Psychedelic Compound Yields Therapeutic Effects on Miniature Human Brains
The psychedelic compound 5-MeO-DMT decreased proteins associated with inflammation and degeneration in neural-cell cultures.
The proteins in our brain associated with learning and memory function can be increased, while the proteins associated with inflammation and brain lesion can be decreased, with use of the psychedelic compound 5-MeO-DMT.
In a study published in the journal Scientific Reports, researchers from Brazil’s D’Or Institute exposed cerebral organoids, 3D cultures of neural cells that act like miniature human brains, to one dose of 5-MeO-DMT and observed the effects.
“We showed that 5-Meo-DMT upregulated certain proteins while downregulated others within these brain organoids,” Stevens Rehen, lead author and head of research at D'Or Institute, told Seeker.
Upregulation occurs when cells increase in quantity in response to external stimuli, in this case, 5-MeO-DMT.
“Almost 1,000 proteins were identified [that] are involved in neuronal signaling pathways associated with inflammation, neural plasticity, and neurodegeneration,” he said.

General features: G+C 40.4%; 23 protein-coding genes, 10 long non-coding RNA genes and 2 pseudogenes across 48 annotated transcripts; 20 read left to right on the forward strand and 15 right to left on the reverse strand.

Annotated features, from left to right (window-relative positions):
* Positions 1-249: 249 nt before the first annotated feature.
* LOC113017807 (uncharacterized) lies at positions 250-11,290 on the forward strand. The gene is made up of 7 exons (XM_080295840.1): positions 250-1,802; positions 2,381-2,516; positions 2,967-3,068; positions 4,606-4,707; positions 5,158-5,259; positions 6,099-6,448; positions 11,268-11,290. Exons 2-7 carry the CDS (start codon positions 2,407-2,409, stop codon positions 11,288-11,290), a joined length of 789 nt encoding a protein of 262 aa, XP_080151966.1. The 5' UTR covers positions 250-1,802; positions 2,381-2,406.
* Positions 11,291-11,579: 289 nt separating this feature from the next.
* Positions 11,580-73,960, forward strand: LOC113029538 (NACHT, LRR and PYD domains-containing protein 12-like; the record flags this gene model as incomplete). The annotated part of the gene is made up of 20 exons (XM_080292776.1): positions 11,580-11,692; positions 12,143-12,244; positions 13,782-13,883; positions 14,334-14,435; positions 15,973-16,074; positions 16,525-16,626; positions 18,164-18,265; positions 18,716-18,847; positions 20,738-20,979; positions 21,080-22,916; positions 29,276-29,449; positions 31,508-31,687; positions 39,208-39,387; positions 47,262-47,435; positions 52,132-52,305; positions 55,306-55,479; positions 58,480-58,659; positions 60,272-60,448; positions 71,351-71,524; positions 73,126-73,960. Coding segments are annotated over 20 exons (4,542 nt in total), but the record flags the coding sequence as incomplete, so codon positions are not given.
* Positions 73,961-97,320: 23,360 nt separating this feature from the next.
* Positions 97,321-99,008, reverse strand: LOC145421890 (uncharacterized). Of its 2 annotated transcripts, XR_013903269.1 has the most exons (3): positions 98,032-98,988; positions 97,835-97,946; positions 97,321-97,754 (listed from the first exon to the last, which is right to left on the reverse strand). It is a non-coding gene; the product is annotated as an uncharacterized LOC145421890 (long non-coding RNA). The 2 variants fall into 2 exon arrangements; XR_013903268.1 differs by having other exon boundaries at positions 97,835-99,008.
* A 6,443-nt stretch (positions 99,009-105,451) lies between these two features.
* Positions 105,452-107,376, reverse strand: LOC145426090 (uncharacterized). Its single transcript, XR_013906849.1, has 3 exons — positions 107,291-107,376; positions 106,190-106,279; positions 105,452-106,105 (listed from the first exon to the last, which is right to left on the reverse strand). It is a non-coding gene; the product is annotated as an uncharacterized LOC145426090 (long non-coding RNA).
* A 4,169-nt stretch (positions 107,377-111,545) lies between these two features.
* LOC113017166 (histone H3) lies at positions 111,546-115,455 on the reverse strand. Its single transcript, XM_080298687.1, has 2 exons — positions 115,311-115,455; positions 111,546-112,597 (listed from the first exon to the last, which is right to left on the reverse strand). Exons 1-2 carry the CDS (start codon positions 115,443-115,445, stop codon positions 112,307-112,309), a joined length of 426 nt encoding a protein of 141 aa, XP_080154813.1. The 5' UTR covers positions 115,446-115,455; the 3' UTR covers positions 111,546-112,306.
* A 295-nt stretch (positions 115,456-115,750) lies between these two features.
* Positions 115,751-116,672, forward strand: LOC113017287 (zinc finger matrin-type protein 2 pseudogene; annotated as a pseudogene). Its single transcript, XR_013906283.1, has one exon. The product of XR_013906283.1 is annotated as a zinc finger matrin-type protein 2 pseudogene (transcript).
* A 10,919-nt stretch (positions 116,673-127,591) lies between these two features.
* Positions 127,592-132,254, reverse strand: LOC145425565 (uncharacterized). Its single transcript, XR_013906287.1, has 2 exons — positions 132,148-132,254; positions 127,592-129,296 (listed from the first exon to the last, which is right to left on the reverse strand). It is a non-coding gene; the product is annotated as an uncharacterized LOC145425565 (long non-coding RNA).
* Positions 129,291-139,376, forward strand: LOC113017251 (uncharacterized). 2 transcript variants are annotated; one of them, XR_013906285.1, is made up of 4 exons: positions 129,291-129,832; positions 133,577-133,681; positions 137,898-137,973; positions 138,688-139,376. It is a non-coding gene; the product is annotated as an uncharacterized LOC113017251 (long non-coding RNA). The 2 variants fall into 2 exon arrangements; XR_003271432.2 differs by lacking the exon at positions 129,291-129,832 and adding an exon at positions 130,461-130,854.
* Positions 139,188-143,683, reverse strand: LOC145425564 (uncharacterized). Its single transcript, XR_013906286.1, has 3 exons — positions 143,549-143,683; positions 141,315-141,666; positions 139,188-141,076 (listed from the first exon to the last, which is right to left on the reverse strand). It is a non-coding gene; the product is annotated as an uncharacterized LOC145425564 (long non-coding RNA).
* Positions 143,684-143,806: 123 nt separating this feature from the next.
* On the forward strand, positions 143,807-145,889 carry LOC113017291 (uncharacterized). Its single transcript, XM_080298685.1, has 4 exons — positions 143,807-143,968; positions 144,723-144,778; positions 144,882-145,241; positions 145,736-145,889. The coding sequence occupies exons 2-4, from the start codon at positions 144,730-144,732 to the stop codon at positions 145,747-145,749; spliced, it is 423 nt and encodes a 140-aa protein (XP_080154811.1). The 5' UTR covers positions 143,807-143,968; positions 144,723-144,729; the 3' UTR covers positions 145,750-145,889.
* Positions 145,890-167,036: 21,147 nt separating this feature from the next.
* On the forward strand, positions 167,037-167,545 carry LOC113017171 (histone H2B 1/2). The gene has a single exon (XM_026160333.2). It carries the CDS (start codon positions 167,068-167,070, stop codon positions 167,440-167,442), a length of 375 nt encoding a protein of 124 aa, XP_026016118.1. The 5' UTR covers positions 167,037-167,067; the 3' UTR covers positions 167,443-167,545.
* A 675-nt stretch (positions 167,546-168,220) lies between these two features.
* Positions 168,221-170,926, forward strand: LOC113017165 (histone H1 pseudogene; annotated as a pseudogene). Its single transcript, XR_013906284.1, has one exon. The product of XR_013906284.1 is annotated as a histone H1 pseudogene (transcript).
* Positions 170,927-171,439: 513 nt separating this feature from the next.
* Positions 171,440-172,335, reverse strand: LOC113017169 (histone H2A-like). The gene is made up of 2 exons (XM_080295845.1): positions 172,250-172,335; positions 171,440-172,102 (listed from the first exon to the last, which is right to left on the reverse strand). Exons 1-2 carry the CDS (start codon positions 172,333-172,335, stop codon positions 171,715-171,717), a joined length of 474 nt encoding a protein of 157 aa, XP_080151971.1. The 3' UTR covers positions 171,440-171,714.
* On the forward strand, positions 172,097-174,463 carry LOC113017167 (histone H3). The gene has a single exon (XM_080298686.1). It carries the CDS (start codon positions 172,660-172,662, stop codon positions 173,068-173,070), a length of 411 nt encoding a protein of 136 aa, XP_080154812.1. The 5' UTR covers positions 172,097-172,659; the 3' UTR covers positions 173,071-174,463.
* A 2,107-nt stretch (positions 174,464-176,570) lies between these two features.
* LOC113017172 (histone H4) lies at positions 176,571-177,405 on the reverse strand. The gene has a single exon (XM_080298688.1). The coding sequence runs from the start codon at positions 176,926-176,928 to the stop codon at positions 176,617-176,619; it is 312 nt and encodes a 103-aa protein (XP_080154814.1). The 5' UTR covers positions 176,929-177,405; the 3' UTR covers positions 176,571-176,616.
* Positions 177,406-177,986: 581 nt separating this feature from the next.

The proteins associated with inflammation and degeneration were downregulated, or decreased, meaning 5-MeO-DMT could provide a defense against deterioration in certain parts of the brain.
Although other psychedelics such as ayahuasca, MDMA, and LSD have been shown in previous studies to offer therapeutic properties, it has been difficult to identify the specific pathways these drugs target in the brain.
“This is the first time any psychedelic was tested in human brain organoids,” Rehen said.
“The use of techniques such as mass spectrometry were crucial to identify the proteins altered by 5-Meo-DMT in the neural cells,” he added. “We haven’t tested LSD and MDMA [but] that is the follow up of our studies.”
Their results suggest that psychedelics help to induce neuroplasticity, which is how the brain rebuilds itself after injury or disease by forming new neural connections. Rehen and his team believe this is one reason why further research is important, even though legally restricted.
In the 1960s and 70s, several drug control treaties were passed by members of the United Nations aimed at clamping down on the trade in psychedelics. But the treaties also led to restrictions on medical research on psychedelic compounds, which the scientific community has been pushing back against.
Rehen and his colleagues hope their research will highlight the importance of testing whether or not these compounds might provide potentially therapeutic treatment options.
“Our study just reinforces the hidden clinical potential of substances that are under legal restrictions, but which deserve attention of medical and scientific communities,” he said.
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